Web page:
(Is he referring to a free automobile ride or a free riser for people's shoes?)

I can't believe the bill I received!

(Is he referring to paper money or a note of debt?)

I want to ride a carousel!

(Is he referring to a carnival ride or the luggage handler at an airport?)

So, in the matter of the word "Easter", and in my opinion (for what it's worth) one must look at the statement itself, the context itself, and any situational clues to qualify the statement...observational clues aren't available. Either it's an error, or it's not.  Do you believe it's an error or not? If so, why? If not, why?

 

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6 hours ago, Tyndale said:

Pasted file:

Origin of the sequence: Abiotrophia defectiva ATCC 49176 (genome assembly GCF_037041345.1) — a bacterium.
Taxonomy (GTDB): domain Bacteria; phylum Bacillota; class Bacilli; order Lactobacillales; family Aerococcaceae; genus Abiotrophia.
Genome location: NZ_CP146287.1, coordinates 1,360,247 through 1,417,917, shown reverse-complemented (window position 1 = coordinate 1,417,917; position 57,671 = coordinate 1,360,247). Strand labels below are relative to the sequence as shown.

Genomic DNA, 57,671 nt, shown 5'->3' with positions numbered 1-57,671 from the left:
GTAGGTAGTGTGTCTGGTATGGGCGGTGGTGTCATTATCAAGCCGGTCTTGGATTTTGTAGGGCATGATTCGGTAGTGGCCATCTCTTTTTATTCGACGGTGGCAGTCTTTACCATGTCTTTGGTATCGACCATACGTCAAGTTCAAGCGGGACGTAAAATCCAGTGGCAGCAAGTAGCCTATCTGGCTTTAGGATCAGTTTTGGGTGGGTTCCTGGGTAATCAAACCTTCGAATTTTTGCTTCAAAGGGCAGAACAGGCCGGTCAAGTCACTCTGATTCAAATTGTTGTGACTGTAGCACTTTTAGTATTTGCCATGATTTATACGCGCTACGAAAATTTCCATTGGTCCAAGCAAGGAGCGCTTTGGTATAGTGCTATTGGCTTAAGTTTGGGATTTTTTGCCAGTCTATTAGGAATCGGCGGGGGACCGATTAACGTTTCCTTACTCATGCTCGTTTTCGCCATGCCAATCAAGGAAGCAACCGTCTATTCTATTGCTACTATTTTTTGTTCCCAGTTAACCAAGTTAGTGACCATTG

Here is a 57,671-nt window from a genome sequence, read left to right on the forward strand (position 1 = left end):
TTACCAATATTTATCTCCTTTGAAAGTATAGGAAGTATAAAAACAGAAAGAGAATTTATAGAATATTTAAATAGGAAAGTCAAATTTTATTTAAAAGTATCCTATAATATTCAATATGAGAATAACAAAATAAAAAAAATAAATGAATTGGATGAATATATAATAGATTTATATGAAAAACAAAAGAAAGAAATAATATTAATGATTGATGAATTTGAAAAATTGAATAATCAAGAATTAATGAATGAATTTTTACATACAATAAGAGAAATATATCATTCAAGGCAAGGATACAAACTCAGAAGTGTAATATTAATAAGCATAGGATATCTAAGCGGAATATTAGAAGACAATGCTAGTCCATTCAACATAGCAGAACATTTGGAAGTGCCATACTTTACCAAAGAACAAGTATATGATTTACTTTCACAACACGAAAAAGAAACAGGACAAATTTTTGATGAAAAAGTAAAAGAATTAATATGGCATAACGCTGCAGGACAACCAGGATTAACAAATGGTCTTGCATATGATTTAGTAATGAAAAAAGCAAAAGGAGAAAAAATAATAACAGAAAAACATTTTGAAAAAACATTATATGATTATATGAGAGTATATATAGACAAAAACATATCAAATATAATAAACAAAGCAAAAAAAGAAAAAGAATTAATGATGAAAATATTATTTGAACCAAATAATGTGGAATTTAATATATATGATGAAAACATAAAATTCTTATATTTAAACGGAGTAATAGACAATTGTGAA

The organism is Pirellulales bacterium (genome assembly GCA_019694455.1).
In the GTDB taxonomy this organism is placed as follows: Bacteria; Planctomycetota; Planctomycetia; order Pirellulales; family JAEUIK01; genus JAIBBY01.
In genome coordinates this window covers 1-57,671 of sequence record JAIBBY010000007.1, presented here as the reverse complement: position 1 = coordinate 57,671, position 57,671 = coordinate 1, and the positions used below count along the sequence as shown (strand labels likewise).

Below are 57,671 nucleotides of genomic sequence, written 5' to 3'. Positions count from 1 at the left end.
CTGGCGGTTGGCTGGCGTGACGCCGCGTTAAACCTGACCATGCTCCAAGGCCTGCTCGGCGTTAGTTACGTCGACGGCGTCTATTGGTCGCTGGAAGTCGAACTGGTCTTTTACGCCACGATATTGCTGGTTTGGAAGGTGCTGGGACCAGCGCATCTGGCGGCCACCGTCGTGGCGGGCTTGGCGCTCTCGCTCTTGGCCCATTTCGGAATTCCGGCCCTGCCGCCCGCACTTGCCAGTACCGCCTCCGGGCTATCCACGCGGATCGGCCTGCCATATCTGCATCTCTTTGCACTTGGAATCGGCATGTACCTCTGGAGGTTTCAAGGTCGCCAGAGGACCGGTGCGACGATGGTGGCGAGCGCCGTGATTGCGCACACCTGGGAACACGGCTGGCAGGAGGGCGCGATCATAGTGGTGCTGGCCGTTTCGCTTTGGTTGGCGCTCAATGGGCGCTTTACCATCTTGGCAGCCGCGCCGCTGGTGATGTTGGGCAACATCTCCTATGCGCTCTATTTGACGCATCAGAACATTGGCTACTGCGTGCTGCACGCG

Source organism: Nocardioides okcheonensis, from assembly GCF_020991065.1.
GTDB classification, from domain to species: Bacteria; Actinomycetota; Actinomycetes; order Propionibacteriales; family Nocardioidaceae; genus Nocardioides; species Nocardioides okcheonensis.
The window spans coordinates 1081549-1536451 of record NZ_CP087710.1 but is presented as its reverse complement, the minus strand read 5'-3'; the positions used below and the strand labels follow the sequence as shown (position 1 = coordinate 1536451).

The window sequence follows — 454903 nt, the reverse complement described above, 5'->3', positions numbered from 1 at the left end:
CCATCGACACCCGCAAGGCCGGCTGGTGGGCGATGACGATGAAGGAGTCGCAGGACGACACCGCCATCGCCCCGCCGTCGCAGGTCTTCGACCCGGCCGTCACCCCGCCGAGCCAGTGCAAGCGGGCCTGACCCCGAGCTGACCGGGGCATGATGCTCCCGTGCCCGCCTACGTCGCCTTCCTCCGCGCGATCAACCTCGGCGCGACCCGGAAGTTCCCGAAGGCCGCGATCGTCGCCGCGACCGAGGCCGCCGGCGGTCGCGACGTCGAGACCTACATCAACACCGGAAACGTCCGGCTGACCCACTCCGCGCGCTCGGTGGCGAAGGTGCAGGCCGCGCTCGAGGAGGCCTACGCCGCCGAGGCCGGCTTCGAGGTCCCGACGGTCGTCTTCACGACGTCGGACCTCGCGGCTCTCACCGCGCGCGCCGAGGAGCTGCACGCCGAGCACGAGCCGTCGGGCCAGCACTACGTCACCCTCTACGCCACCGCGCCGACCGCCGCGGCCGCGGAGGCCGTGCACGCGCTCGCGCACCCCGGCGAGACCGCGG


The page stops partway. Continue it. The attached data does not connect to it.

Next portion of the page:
My post or I did not say that the KJV has an error at Acts 12:4 when it included the word Easter.  I provided some historical information that relates to this verse.  I did quote where one of the KJV translators in a sermon in 1608 [which was during the time when the KJV was being made] used the word "Easter" for the Jewish Passover or what he termed the Jewish Easter.  It is a fact that several of the pre-1611 English Bibles sometimes used the word Easter to refer to the Jewish Passover.  The 1535 Coverdale's Bible even used the word Easter in the Old Testament for the Jewish Passover.  For example, the 1535 Coverdale's Bible has Easter at Ezekiel 45:21, and it also has Easter at Luke 22:1.  At Luke 22:1, the KJV itself shows that the word Passover can be used for the feast of unleavened bread.

Luke 22:1

Now the feast of unleavened bread drew nigh, which is called the Passover.